“A butterfly was seen by a glider pilot at 11,000 feet. They may fly higher…”

Losers began as an idea with two kindred spirits in the countryside studio of one of the noughties most interesting and underrated bands, The Cooper Temple Clause. The idea pupated, other musicians became involved, two kindred spirits became three and a butterfly emerged, beautiful, ready to take to the wind. 

Two albums into their career, they moved to Berlin, to be more inspired and signed a publishing deal with BMG. The idea pupated once more and the butterfly that emerged was darker, but much more powerful. 

The beauty and power of Losers has been acknowledged by some of the most beautiful and powerful TV shows for the Netflix generation. Game Of Thrones, The Blacklist, Reign, Black Sails, just part of a long list of epic and often groundbreaking television series that have used Losers music. 

The momentum that the band garnered in their Berlin studio under the production gaze of multi-instrumentalist Tom Bellamy was breathtaking and saw their music also used by high impact films like Hercules and Upgrade (from the director of the Saw franchise). 

But things don’t always go the way you want them to. The darkness of the Brandenburg forest, the isolation of the studio deep in that forest and the consequent downward spiral of all three members of the band saw the toughest couple of years imaginable and an album, ‘How To Ruin Other People’s Futures’, which reflected this pain and despair.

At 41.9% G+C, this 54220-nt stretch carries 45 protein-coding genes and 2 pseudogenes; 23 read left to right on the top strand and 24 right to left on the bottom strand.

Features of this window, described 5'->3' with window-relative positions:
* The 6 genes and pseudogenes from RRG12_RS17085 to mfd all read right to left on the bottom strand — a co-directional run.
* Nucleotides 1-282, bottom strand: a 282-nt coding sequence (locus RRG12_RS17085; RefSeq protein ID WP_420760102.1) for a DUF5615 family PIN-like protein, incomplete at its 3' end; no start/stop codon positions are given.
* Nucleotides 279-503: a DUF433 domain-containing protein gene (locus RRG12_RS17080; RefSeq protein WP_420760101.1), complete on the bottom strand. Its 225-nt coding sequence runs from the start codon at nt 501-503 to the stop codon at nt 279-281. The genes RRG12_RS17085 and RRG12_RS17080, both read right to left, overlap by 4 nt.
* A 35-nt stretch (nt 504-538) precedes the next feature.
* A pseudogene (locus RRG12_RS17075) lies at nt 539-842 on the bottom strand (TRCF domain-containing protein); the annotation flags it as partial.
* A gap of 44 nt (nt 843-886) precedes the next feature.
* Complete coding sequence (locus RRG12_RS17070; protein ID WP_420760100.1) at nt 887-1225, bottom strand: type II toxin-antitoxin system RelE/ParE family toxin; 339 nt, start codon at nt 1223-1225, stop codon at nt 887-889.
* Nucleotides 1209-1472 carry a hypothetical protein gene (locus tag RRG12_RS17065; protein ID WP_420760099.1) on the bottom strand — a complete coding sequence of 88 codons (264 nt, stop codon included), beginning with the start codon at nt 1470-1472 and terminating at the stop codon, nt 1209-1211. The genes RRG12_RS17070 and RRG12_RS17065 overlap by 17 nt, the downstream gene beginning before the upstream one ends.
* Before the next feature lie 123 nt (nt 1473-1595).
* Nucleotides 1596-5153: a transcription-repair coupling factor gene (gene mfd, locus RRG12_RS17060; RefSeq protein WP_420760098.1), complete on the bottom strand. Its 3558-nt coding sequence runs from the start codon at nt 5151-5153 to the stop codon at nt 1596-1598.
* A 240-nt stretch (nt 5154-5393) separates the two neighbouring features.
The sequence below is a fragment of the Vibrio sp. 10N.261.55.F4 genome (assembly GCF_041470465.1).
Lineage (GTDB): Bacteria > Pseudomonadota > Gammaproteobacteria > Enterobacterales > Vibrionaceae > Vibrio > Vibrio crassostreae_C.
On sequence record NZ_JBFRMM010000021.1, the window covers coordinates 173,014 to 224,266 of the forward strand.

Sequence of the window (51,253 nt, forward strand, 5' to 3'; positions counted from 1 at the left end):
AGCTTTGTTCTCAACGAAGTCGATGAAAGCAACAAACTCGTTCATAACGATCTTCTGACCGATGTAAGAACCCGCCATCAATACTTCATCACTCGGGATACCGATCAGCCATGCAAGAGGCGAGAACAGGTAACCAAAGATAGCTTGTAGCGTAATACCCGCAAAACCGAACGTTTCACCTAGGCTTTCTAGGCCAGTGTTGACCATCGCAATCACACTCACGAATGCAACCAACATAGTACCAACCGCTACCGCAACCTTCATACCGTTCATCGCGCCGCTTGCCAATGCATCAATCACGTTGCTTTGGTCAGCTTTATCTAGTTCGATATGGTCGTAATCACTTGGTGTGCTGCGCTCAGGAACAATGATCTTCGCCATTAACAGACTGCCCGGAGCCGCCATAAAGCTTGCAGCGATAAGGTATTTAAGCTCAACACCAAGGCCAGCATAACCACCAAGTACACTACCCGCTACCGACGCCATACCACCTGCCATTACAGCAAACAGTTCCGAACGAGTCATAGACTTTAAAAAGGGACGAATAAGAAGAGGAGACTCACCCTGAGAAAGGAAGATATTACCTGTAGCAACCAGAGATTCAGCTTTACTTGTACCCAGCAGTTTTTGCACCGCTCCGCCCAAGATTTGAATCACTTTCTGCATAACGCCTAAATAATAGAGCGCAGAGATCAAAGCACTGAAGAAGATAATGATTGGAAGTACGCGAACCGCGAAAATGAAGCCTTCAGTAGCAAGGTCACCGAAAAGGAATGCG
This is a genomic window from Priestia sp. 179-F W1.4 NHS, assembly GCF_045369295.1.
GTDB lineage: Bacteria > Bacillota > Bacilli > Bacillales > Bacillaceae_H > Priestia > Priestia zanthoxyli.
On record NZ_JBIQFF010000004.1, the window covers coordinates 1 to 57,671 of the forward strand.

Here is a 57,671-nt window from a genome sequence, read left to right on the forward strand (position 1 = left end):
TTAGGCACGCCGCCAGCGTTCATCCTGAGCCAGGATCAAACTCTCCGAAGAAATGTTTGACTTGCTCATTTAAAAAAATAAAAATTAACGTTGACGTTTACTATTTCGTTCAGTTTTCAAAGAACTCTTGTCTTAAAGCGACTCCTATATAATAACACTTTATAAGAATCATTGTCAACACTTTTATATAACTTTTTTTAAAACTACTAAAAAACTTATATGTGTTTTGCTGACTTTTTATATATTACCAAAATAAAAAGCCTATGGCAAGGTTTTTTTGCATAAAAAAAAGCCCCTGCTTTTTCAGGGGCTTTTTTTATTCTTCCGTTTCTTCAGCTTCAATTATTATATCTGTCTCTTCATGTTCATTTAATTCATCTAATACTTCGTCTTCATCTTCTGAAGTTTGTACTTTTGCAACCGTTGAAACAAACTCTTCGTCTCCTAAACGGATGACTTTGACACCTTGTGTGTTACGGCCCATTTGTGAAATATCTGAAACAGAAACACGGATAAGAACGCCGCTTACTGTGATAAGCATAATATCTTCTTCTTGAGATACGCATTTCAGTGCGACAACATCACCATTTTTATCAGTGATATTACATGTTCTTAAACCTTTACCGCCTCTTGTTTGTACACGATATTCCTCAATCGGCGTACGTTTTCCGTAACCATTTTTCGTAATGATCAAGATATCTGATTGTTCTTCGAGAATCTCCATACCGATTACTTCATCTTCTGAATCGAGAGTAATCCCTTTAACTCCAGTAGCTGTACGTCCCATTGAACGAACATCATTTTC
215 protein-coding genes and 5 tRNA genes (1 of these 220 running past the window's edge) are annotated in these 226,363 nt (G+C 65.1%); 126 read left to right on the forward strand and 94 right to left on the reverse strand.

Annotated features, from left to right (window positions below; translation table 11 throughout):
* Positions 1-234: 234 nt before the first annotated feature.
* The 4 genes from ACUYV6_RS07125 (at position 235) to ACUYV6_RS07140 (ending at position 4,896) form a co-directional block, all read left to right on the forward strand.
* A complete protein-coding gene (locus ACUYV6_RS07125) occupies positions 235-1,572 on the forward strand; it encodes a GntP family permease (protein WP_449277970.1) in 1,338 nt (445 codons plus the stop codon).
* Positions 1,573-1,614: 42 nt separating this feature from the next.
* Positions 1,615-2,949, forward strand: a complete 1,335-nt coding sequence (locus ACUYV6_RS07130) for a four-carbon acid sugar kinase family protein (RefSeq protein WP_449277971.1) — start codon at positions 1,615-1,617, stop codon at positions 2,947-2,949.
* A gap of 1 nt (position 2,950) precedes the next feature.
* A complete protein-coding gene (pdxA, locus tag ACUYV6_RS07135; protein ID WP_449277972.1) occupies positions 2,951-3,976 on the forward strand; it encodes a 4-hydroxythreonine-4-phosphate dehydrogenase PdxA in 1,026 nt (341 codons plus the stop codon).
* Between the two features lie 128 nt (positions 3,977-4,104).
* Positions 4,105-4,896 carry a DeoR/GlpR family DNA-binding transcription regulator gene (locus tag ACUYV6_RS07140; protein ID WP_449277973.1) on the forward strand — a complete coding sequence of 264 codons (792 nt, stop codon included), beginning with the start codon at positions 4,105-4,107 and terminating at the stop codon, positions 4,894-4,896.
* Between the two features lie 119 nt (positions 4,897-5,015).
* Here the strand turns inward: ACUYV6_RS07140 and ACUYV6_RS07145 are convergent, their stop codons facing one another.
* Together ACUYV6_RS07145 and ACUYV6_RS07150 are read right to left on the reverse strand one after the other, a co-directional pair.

Through their pain, Losers found an opportunity to grow, to transform and for them, the only way out was up. What emerged was the most spectacular butterfly the band could have ever envisaged and a journey ahead that continues to be unstoppable. With Paul Mullen’s soaring vocals taking them ever higher,

Losers decided to galvanize the live band into a two piece which is where they find themselves today. More focused, free and poised for anything that gets in their way. 

Thanks to long time collaborators like Damian Taylor (Björk, UNKLE, The Killers, Arcade Fire and Austra), and Dan Austin (Doves, Massive attack) Losers music sounds more expansive than ever. There is a balance that was missing before. The rage has turned to wisdom and the despair to hope. Their songs now look less within themselves and more at the world around them, a world in balance, with joy and sadness, with clarity and confusion, with contrast and with color. 

Losers are about to fly, and this time, they may never come down.